So far, 22 states have allocated over $7 billion toward broadband, or about 9 percent of their total disbursements from the federal government. Within states, this has meant a mix of new programs, funding for existing programs and expansion of broadband services to more rural areas where the lack of access to reliable, fast internet made it harder for some children to attend virtual school during lockdowns. 

Infrastructure has also been a big priority for states like Florida, which is spending money on highways and other transportation projects that had been long-planned but unfinished. Lazere said some of the need for infrastructure goes all the way back to the Great Recession, which began in 2007, and the long, slow recovery that followed. “These were areas of need that had not been addressed, [for which] there hadn’t been a dedicated state or federal funding source, so the rescue plan gave them the opportunity to tackle these problems that had been around for a long time,” he said.

Additionally, because the funds are a large, one-time payment, with no expectation that they’ll continue into the future, it encourages spending on infrastructure. 

“It really starts with states doing that analysis, to be able to know what’s affordable over the long-term and what’s not,” said Josh Goodman, who is part of The Pew Charitable Trusts’s state fiscal health project.

But because the categories in which states are allowed to spend the money are so expansive, and the money is given without many strings attached, the kinds of projects states plan to spend the money on also reveals local political priorities and political philosophies. Broadly, states are allowed to replace revenue lost during the pandemic, and how local lawmakers define those challenges and decide how to address them varies widely.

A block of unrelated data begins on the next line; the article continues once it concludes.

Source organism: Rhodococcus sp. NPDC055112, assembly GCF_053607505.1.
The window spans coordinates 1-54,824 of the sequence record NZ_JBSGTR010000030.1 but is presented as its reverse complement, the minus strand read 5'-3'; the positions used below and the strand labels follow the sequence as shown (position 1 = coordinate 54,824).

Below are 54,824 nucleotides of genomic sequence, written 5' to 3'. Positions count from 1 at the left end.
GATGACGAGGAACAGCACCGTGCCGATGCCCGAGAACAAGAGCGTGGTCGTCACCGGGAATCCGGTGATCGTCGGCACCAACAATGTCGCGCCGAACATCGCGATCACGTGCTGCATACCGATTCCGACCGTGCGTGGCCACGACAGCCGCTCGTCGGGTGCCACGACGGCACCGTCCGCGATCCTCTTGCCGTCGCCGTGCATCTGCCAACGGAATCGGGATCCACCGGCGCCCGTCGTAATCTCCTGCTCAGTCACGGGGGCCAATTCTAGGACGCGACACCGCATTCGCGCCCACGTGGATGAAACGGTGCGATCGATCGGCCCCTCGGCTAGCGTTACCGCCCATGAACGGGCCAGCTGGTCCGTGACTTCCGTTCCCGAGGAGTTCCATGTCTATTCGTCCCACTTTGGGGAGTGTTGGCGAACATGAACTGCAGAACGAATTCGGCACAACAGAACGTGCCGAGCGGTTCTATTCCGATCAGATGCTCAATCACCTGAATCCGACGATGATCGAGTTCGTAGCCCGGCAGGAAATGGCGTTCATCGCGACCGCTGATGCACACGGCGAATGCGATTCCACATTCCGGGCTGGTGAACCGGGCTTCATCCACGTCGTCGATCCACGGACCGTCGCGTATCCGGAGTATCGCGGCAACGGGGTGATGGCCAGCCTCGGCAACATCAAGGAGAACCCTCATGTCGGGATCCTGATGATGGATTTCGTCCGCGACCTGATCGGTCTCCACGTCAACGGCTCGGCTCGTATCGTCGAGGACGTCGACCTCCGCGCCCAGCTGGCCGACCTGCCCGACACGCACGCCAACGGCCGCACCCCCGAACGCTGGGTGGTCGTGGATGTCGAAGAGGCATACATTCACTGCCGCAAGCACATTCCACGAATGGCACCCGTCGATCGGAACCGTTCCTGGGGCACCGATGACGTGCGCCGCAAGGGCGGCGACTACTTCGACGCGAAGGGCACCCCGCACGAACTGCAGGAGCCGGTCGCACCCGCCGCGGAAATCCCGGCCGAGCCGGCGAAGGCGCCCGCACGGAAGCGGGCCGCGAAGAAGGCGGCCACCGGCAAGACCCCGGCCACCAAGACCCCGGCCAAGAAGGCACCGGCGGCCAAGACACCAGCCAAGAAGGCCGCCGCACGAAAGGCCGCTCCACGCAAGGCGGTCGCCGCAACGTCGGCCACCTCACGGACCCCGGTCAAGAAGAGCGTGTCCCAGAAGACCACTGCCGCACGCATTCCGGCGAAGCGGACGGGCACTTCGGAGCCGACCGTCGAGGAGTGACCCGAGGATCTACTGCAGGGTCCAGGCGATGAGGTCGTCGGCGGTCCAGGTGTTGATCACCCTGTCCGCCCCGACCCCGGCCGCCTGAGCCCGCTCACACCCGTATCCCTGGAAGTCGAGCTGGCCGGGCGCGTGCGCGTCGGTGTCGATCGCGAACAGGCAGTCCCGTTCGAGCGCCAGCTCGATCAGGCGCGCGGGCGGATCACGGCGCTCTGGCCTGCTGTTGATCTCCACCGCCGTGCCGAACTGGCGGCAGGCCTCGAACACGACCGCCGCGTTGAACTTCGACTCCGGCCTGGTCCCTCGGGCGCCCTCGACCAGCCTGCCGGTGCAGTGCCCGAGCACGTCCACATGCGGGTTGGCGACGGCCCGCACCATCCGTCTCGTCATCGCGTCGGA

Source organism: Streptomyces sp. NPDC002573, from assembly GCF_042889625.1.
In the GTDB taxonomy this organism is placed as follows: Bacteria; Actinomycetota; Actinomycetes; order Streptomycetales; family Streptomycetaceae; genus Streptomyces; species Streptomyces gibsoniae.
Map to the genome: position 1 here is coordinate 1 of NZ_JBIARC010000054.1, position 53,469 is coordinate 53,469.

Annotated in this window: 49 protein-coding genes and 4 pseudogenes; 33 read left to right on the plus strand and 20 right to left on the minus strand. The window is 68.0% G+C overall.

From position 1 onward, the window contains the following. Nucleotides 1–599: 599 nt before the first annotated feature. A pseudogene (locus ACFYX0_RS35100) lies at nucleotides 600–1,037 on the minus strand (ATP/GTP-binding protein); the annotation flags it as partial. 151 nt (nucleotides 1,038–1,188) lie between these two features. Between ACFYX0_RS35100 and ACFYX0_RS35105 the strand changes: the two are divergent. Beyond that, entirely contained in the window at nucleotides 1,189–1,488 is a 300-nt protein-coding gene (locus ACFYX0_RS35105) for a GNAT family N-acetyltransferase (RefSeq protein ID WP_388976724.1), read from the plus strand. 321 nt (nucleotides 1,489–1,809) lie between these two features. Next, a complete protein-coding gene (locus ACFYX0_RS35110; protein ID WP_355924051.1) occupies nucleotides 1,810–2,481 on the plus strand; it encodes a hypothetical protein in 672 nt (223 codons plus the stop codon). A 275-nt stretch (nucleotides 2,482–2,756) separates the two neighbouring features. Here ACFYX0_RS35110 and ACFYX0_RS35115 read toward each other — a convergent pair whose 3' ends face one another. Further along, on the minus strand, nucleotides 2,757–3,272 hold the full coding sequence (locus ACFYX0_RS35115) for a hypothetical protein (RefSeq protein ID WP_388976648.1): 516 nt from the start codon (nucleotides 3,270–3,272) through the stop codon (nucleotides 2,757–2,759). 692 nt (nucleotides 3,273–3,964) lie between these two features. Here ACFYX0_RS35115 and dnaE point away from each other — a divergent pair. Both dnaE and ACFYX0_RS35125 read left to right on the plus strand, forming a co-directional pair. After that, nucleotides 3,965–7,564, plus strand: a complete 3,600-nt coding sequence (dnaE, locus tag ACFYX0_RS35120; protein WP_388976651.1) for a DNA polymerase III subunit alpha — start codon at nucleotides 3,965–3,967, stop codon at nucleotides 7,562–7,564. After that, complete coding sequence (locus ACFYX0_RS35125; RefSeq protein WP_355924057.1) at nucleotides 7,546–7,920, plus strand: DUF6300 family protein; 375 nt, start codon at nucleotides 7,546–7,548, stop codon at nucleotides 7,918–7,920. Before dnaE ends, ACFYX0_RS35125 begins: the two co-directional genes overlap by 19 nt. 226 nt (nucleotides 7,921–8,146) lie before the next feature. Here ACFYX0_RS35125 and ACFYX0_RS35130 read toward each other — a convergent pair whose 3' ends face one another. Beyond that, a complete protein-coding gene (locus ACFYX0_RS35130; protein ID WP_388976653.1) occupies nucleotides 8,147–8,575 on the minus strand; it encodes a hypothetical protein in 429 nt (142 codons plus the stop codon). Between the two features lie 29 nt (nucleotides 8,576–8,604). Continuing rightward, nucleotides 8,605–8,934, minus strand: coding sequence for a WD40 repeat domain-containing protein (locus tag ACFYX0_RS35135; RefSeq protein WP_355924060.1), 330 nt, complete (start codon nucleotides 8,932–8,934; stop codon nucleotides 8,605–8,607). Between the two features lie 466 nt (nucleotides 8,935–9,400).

In Alabama, $400 million will be used for building two new prisons. New correctional facilities for the state had been one of Gov. Kay Ivey’s priorities; in 2019, she announced plans for three prisons that were ultimately scrapped. But the state has been under a court order to improve mental health care in its prisons since 2017, and advocates of the new law say using the recovery funds to build a new prison will address those problems, as well as overcrowding and inadequate staffing. They also say the new facilities will improve the overall health care and mental health care available to incarcerated individuals.

The proposal passed in a special legislative session in September. In the state House, the vote passed along party lines, with Republicans all in favor and most Democrats against, but in the state Senate it received broader support and only one Democrat voted against it. The House Democrats’ objections, along with criminal justice reform advocates in the state, are that building a new prison absent other reforms won’t solve the criminal justice system’s problems, and that the funds could have been spent on more urgent needs revealed by the pandemic. 

Two dozen Alabama groups sent a letter to the U.S. House Financial Services Committee asking for an investigation of Alabama’s use of the funds for building the prisons. “Building more prisons is a gross misuse of funds that were sent to help the people of Alabama, not punish them,” JaTaune Bosby, executive director of the ACLU of Alabama, said in the letter. But the state has argued the use falls within guidelines, and has plans to move quickly on construction. In a special session last month, the state also moved to allocate most of the rest of the funds to water and sewer infrastructure, broadband, and unemployment insurance tax breaks for businesses.